Friday, May 26, 2006

Enron: Responding to a crisis

Convictions of Lay and Skilling offer another case study in business ethics

The corporate powerbrokers behind one of the largest financial scandals in U.S. history face the prospect of at least 25 years in prison after being convicted of fraud, conspiracy and insider trading.

Kenneth Lay, former chairman of Houston-based Enron Corp., and his chief executive, Jeffrey Skilling, were found guilty Thursday of dozens of charges in connection with the 2001 collapse of the energy giant that wiped out $68 billion in share value and eliminated the jobs of 5,600 people.

Scatterbox publisher Steven Silvers reflects on this story from a crisis management perspective.

Silvers writes, "For chief executives everywhere, the convictions of Enron chiefs Lay and Skilling prove again that the cost of a crisis is ultimately determined by your reaction to it."

To read the entire post, click here.

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Dr. Deborah Serani said...

I thought if Martha Stewart was found guilty on her business dealings, surely these men would be found guilty as well. I believe there was a crisis, one that was created by greed.....and the fallout that occurred could not be offset. So many hard working families have lost so much as a result. I am going to read the scatterbox link now.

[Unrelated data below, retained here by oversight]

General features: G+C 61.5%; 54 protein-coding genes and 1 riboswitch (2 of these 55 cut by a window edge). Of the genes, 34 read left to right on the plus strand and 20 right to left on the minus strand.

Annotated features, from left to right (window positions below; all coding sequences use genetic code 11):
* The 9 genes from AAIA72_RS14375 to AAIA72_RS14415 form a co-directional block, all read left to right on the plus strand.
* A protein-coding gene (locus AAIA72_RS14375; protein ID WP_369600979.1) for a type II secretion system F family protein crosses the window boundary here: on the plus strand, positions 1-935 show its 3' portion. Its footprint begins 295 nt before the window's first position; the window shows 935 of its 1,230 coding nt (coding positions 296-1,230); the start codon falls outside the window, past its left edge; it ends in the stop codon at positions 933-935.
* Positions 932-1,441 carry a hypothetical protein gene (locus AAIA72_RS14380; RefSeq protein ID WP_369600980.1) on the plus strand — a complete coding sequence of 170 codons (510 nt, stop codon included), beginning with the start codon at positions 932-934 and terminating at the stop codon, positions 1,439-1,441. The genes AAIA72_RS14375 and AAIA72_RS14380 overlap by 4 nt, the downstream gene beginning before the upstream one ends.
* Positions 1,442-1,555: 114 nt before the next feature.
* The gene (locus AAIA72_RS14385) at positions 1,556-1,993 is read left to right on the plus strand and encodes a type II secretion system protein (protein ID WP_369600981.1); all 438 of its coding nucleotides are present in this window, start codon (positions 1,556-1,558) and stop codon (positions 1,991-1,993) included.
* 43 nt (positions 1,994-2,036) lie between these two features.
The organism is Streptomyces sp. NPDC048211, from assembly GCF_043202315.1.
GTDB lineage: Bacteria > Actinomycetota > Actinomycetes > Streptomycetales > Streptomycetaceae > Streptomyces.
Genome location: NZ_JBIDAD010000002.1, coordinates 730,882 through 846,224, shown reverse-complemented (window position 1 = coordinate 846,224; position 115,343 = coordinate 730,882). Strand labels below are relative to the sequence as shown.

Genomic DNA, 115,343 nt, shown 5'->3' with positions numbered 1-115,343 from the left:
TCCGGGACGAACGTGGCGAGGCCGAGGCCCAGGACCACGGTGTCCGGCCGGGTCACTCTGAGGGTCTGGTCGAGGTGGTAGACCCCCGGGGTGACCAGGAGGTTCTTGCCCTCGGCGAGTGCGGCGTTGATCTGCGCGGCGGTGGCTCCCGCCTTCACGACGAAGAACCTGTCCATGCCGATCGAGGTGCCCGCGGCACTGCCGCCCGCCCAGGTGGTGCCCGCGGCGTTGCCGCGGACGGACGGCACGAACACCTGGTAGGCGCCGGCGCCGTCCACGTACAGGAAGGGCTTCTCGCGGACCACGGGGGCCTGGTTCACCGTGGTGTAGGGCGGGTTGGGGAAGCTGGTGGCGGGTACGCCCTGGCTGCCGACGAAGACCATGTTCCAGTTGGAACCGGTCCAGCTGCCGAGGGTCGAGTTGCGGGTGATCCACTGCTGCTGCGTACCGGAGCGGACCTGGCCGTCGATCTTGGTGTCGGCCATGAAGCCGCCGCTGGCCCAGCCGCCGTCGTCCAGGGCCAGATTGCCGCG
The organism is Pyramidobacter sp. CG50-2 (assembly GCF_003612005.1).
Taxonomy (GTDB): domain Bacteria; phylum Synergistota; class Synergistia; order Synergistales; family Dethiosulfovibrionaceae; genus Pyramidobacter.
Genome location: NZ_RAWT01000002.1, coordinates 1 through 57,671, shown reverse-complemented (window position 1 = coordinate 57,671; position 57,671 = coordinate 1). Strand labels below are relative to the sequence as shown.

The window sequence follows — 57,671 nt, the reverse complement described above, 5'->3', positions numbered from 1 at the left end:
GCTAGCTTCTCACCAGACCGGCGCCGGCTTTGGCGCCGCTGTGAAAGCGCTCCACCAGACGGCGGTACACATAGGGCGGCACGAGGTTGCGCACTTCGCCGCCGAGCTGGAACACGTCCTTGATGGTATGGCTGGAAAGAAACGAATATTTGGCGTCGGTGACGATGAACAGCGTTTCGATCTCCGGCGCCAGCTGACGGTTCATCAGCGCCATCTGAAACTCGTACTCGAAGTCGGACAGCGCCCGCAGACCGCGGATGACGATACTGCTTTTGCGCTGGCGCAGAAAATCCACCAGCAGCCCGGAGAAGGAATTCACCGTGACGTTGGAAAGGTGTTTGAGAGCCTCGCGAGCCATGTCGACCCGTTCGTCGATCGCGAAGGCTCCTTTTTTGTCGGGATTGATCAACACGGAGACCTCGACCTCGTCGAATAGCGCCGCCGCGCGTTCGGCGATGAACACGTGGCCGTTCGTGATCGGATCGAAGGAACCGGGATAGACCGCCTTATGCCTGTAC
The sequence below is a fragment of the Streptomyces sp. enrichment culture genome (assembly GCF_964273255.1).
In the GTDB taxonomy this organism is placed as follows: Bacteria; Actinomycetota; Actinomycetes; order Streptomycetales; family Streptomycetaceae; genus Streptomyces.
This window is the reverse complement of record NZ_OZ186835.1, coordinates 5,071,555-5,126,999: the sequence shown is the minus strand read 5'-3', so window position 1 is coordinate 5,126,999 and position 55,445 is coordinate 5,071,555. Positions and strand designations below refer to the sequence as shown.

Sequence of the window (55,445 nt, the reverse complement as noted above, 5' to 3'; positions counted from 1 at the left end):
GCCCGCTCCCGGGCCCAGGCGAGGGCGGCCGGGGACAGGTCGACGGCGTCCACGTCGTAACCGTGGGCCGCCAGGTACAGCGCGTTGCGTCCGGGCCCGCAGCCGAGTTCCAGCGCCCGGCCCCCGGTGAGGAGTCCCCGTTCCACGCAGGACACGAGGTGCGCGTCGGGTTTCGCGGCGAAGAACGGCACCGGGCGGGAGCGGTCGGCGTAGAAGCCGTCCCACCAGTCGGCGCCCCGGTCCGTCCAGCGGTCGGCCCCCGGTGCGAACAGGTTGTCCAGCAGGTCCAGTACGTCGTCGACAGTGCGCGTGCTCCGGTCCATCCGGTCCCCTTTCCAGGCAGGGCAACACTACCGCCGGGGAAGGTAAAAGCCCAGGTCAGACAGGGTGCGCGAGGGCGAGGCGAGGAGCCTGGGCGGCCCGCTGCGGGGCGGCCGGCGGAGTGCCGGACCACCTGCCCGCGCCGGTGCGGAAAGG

Great post!!

Deb S. said...

Dr. Deb: I couldn't have said it better. I think you'll like Scatterbox. The site offers a wealth of information.

Alina said...

It is always so revolting to hear of so many people loosing their jobs. I've seen it happening, for different reasons and different types of fraud, yet I still think each time about how awful it must be to suddenly wake up to being unemployed.

Deb S. said...

Alina: In my opinion, the Enron case was especially cruel since so many employees also lost their life savings. I think your word - "revolting" - fits the bill here.

NewYorkMoments said...

Hmmmm, business ethics? Isn't that an oxymoron?

Deb S. said...

NYM: Aren't we jaded! LOL Thanks for stopping by.